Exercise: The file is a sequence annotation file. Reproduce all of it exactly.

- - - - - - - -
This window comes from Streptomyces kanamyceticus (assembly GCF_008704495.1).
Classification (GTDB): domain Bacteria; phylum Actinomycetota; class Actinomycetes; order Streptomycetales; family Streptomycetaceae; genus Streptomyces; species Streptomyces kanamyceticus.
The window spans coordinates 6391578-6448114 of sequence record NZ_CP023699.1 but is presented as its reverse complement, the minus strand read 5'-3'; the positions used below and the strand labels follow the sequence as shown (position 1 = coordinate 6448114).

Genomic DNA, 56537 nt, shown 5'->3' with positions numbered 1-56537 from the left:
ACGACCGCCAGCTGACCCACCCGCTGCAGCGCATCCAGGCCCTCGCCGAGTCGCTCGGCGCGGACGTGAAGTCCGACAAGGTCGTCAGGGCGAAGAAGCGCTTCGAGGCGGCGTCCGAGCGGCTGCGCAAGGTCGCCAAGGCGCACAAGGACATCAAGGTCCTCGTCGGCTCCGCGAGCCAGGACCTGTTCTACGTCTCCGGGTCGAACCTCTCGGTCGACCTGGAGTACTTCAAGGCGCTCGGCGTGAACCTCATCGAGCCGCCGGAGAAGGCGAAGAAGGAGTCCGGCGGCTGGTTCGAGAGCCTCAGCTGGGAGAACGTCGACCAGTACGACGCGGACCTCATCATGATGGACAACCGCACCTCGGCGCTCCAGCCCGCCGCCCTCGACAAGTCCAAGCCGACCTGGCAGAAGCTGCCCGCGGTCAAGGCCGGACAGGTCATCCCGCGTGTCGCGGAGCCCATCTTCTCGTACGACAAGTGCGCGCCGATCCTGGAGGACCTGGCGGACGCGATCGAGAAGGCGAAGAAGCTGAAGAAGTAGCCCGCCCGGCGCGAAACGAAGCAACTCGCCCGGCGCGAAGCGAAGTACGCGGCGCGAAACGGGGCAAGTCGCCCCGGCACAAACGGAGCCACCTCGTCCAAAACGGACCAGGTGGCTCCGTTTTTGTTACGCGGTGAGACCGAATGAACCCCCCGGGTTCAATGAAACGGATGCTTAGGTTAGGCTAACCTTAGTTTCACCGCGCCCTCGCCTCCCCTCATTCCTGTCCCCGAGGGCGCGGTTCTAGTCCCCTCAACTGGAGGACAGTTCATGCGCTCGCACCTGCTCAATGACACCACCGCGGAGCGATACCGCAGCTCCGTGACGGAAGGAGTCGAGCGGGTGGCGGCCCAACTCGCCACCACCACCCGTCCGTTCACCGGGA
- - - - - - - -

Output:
This window comes from Streptomyces kanamyceticus (assembly GCF_008704495.1).
Classification (GTDB): domain Bacteria; phylum Actinomycetota; class Actinomycetes; order Streptomycetales; family Streptomycetaceae; genus Streptomyces; species Streptomyces kanamyceticus.
The window spans coordinates 6391578-6448114 of sequence record NZ_CP023699.1 but is presented as its reverse complement, the minus strand read 5'-3'; the positions used below and the strand labels follow the sequence as shown (position 1 = coordinate 6448114).

Genomic DNA, 56537 nt, shown 5'->3' with positions numbered 1-56537 from the left:
ACGACCGCCAGCTGACCCACCCGCTGCAGCGCATCCAGGCCCTCGCCGAGTCGCTCGGCGCGGACGTGAAGTCCGACAAGGTCGTCAGGGCGAAGAAGCGCTTCGAGGCGGCGTCCGAGCGGCTGCGCAAGGTCGCCAAGGCGCACAAGGACATCAAGGTCCTCGTCGGCTCCGCGAGCCAGGACCTGTTCTACGTCTCCGGGTCGAACCTCTCGGTCGACCTGGAGTACTTCAAGGCGCTCGGCGTGAACCTCATCGAGCCGCCGGAGAAGGCGAAGAAGGAGTCCGGCGGCTGGTTCGAGAGCCTCAGCTGGGAGAACGTCGACCAGTACGACGCGGACCTCATCATGATGGACAACCGCACCTCGGCGCTCCAGCCCGCCGCCCTCGACAAGTCCAAGCCGACCTGGCAGAAGCTGCCCGCGGTCAAGGCCGGACAGGTCATCCCGCGTGTCGCGGAGCCCATCTTCTCGTACGACAAGTGCGCGCCGATCCTGGAGGACCTGGCGGACGCGATCGAGAAGGCGAAGAAGCTGAAGAAGTAGCCCGCCCGGCGCGAAACGAAGCAACTCGCCCGGCGCGAAGCGAAGTACGCGGCGCGAAACGGGGCAAGTCGCCCCGGCACAAACGGAGCCACCTCGTCCAAAACGGACCAGGTGGCTCCGTTTTTGTTACGCGGTGAGACCGAATGAACCCCCCGGGTTCAATGAAACGGATGCTTAGGTTAGGCTAACCTTAGTTTCACCGCGCCCTCGCCTCCCCTCATTCCTGTCCCCGAGGGCGCGGTTCTAGTCCCCTCAACTGGAGGACAGTTCATGCGCTCGCACCTGCTCAATGACACCACCGCGGAGCGATACCGCAGCTCCGTGACGGAAGGAGTCGAGCGGGTGGCGGCCCAACTCGCCACCACCACCCGTCCGTTCACCGGGA